Paying Lip Service To Privacy

1 05 2007

I’ve never been a big defender of the right to privacy myself, particularly where it comes to surveillance cameras. People bemoan the amount of cameras we have in the UK that are watching our every move but the old staple argument rings true; if you’re not doing anything wrong they pose no threat to you. Not to forget that when you’re in public, people around you can see what you’re doing anyway, so where’s the reasonable expectation of privacy?

However if the UK were to bring in lip-reading cameras I’d have to say that I’d consider that a gross violation of personal privacy. Some might say “If what you’re saying isn’t wrong, then they pose no threat to you” but that misses the point. Whilst technically true, there’s still the issue of privacy to consider. My conversations are private, at least outside me and the person or persons I’m having them with. The government has no right to know my innermost thoughts and feelings on any matter, even if that means terrorists can keep their intentions to themselves. The one place where we ought to always be free from any government intervention should be our own hearts and minds.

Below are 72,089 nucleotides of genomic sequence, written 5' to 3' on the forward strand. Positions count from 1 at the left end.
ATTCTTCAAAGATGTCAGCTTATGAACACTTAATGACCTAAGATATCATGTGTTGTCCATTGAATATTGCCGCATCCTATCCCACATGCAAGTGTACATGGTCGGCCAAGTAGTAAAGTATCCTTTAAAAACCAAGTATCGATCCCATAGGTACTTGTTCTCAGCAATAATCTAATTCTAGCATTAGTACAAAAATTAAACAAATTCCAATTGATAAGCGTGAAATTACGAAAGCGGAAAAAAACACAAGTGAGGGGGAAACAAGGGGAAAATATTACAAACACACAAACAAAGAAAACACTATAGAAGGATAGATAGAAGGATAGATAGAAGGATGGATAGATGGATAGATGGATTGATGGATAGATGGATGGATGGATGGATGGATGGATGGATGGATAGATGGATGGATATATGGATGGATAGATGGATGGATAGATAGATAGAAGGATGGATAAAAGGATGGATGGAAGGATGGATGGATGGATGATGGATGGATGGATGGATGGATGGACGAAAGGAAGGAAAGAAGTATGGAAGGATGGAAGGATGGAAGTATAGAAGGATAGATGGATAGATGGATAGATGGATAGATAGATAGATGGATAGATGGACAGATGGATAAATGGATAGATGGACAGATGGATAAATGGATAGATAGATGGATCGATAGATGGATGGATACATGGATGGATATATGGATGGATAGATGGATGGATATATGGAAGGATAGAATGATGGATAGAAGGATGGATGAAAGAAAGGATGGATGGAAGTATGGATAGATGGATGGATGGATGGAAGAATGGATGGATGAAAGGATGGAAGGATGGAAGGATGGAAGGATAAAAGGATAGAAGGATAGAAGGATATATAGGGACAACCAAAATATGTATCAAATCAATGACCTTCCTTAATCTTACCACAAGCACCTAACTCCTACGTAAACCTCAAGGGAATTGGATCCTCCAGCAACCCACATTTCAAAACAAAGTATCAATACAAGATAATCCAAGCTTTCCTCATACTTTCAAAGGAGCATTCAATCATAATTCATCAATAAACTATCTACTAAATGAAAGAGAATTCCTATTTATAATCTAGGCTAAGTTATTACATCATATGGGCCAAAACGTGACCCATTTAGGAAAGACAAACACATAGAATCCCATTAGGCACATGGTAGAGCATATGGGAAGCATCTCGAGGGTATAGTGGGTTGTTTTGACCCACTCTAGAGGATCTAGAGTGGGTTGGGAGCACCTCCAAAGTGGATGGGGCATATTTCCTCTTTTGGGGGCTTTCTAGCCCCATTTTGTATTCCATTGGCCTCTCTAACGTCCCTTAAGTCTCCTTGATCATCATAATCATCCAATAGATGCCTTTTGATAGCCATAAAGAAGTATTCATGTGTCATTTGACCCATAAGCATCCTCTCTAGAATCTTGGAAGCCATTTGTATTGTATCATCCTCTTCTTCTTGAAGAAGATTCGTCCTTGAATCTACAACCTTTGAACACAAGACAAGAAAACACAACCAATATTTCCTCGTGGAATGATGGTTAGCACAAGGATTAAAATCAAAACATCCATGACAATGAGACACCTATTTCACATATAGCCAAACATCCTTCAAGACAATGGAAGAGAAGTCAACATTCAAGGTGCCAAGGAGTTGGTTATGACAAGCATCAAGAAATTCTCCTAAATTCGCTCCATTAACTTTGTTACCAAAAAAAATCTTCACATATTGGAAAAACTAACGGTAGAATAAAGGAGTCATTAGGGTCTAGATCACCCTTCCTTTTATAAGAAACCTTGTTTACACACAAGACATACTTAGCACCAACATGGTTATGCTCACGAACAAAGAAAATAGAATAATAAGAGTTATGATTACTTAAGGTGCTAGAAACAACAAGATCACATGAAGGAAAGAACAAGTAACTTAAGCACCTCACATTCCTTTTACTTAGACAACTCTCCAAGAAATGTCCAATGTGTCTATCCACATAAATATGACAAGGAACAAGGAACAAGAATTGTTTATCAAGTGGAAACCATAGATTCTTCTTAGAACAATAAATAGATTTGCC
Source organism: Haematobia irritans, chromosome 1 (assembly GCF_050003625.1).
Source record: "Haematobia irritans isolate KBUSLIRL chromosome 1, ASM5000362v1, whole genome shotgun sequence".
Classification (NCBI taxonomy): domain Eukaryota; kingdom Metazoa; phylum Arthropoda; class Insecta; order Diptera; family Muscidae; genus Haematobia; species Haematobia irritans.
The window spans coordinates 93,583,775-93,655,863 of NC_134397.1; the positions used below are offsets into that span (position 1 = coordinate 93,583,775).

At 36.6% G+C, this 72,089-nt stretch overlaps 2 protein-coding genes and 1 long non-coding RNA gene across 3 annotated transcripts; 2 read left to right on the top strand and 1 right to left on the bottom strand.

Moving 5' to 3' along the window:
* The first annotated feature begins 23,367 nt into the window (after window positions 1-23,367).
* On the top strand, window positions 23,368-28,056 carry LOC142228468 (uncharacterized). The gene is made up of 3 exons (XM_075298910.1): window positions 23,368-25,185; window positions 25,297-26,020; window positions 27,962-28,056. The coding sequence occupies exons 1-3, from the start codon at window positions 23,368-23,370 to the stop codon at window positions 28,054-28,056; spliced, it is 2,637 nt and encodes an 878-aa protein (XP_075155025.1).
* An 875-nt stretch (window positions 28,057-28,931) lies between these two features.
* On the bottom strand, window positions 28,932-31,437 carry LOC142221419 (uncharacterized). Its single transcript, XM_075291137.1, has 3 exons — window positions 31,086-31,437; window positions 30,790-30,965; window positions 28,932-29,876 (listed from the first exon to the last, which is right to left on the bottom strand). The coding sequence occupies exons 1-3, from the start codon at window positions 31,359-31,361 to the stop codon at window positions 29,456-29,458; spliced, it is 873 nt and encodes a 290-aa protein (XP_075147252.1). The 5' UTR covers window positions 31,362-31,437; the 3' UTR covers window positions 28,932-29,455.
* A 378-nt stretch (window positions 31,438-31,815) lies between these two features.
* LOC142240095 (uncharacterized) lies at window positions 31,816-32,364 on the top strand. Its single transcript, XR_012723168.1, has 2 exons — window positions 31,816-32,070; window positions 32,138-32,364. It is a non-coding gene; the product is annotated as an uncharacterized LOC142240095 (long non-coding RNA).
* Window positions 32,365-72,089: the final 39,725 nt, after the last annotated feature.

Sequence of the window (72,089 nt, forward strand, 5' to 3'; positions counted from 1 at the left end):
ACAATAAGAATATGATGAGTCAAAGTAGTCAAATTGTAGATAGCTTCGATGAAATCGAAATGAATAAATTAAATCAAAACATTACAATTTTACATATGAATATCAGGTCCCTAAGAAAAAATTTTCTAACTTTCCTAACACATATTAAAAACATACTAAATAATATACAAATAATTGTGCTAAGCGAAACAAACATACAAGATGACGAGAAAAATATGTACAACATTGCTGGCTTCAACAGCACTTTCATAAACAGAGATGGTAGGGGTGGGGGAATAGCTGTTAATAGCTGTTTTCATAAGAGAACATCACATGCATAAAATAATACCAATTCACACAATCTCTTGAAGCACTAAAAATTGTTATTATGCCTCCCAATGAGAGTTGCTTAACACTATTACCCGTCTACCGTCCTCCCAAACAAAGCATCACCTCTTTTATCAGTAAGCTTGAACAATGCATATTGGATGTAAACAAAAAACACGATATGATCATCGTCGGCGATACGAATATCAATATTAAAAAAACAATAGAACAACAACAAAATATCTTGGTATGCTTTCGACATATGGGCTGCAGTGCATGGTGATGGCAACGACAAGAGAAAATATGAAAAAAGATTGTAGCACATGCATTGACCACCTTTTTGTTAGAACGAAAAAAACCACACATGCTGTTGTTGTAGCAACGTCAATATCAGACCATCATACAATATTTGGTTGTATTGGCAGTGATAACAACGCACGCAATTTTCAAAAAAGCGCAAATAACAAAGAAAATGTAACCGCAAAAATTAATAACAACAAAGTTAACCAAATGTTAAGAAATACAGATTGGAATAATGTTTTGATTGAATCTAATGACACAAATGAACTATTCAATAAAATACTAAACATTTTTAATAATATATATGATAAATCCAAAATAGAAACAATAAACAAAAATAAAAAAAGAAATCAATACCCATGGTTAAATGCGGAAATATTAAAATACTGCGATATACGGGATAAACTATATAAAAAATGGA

And what about the chilling effect this could have on freedom of expression? If people worry that their very expression is being monitored, it may simply stop people expressing themselves. Given Blair’s constant opposition to political protests and attempts to curtail the right to protest, one might even think that the “terrorism” scare tactic is nothing more than a smokescreen to mask the real reasoning for it; to end political activism and opposition to the government.



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